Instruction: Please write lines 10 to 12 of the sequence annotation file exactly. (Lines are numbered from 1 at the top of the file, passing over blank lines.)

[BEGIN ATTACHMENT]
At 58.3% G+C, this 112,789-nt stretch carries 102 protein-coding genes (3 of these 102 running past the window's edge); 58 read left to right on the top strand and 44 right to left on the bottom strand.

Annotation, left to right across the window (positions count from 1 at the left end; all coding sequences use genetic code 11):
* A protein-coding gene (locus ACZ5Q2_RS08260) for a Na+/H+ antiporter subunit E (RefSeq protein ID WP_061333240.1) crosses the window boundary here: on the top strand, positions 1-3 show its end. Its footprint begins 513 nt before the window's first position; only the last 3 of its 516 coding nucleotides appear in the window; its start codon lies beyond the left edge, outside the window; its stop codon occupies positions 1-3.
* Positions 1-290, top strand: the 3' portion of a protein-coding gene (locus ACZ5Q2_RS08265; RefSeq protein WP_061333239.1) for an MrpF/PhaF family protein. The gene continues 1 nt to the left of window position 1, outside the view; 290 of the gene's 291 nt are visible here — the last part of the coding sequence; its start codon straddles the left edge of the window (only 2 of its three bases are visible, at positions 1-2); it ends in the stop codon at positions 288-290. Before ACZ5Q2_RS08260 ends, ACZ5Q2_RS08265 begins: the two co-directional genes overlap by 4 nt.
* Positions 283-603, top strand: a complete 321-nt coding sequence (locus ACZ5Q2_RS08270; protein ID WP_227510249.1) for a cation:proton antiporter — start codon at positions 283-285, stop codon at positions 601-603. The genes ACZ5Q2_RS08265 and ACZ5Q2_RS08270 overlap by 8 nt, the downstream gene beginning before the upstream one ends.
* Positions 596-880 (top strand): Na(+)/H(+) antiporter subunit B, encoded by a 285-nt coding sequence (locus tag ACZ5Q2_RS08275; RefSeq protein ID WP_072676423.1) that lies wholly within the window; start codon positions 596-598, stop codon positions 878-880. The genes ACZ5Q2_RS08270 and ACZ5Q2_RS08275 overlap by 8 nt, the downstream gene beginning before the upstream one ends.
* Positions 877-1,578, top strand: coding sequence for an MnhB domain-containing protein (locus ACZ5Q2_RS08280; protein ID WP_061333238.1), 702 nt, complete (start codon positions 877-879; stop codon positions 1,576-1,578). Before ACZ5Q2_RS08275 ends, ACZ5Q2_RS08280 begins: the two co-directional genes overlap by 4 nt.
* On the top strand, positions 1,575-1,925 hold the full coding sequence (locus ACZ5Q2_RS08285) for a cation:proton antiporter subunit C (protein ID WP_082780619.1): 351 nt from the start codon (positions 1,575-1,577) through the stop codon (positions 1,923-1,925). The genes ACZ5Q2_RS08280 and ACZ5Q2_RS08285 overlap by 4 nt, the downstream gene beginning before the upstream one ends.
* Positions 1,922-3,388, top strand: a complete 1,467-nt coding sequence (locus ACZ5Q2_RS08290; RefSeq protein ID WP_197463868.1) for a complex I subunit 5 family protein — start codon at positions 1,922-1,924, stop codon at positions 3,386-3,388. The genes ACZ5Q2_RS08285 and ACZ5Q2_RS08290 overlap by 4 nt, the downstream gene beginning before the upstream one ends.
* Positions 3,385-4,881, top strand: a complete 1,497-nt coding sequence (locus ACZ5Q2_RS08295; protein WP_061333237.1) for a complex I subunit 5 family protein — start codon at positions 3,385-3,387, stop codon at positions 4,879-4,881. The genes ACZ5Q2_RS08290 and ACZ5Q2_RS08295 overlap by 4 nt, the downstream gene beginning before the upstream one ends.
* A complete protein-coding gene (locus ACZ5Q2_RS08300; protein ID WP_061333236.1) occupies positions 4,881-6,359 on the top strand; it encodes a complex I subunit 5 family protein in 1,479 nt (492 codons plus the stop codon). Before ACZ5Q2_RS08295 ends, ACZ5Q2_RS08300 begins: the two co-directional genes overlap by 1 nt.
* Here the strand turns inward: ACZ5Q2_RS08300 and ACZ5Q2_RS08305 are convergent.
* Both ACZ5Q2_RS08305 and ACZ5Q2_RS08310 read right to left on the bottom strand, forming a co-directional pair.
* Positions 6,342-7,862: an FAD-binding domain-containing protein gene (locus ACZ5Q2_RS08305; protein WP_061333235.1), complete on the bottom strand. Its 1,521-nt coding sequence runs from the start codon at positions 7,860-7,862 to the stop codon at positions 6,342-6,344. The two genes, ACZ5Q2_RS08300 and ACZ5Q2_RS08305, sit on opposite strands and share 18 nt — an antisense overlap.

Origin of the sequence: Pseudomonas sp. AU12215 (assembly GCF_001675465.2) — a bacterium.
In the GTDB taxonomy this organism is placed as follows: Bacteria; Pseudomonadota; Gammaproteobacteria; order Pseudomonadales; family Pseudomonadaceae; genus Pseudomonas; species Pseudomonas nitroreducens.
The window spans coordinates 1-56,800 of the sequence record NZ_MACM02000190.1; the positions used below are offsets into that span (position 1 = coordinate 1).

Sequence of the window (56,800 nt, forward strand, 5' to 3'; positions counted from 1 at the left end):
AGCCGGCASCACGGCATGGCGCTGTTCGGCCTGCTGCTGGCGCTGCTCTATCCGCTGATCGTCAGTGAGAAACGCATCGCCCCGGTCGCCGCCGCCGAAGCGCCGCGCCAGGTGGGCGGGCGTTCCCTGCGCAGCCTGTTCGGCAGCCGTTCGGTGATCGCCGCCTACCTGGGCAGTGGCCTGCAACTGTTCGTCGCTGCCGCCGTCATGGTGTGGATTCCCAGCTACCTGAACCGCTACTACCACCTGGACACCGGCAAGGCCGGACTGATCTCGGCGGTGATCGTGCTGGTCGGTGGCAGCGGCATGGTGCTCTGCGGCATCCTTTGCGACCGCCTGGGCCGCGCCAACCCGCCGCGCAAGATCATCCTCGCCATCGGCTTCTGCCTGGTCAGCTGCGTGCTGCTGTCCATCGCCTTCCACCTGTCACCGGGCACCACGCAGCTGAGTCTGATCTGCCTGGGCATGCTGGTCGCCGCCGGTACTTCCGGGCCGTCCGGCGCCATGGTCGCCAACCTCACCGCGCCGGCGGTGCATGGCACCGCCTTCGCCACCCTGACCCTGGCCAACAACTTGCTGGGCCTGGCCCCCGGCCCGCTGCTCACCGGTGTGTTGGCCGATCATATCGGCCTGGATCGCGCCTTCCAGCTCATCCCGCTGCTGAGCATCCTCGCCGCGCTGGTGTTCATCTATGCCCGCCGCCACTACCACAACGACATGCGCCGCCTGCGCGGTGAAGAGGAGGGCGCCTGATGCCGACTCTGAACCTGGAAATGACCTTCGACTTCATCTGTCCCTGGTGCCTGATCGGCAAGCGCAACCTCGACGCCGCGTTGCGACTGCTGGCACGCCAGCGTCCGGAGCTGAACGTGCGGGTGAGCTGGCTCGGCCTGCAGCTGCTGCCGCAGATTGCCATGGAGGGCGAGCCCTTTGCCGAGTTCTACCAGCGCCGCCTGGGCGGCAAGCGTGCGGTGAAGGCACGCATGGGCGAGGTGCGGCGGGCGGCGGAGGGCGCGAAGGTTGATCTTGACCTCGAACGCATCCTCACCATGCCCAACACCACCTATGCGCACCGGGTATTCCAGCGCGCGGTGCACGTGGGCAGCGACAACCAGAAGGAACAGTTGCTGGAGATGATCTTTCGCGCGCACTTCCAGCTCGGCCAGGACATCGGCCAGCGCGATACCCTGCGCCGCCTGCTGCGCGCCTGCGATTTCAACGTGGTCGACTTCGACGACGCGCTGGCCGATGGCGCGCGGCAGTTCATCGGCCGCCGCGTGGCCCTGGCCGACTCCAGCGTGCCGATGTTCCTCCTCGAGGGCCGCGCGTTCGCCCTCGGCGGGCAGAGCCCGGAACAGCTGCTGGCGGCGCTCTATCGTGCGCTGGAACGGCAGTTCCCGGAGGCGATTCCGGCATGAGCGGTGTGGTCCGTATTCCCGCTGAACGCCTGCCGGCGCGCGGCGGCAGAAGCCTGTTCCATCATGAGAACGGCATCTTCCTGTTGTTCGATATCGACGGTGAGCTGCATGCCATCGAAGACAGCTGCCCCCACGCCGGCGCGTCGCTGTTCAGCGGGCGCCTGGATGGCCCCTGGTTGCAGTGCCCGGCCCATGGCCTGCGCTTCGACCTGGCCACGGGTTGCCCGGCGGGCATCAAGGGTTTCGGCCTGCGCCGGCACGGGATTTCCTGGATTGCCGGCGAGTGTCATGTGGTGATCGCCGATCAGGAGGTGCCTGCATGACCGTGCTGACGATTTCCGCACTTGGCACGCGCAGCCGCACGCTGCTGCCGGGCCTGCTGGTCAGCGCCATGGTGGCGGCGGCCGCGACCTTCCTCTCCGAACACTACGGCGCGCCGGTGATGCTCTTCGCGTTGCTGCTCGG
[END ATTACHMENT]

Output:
* Positions 3,385-4,881, top strand: a complete 1,497-nt coding sequence (locus ACZ5Q2_RS08295; protein WP_061333237.1) for a complex I subunit 5 family protein — start codon at positions 3,385-3,387, stop codon at positions 4,879-4,881. The genes ACZ5Q2_RS08290 and ACZ5Q2_RS08295 overlap by 4 nt, the downstream gene beginning before the upstream one ends.
* A complete protein-coding gene (locus ACZ5Q2_RS08300; protein ID WP_061333236.1) occupies positions 4,881-6,359 on the top strand; it encodes a complex I subunit 5 family protein in 1,479 nt (492 codons plus the stop codon). Before ACZ5Q2_RS08295 ends, ACZ5Q2_RS08300 begins: the two co-directional genes overlap by 1 nt.
* Here the strand turns inward: ACZ5Q2_RS08300 and ACZ5Q2_RS08305 are convergent.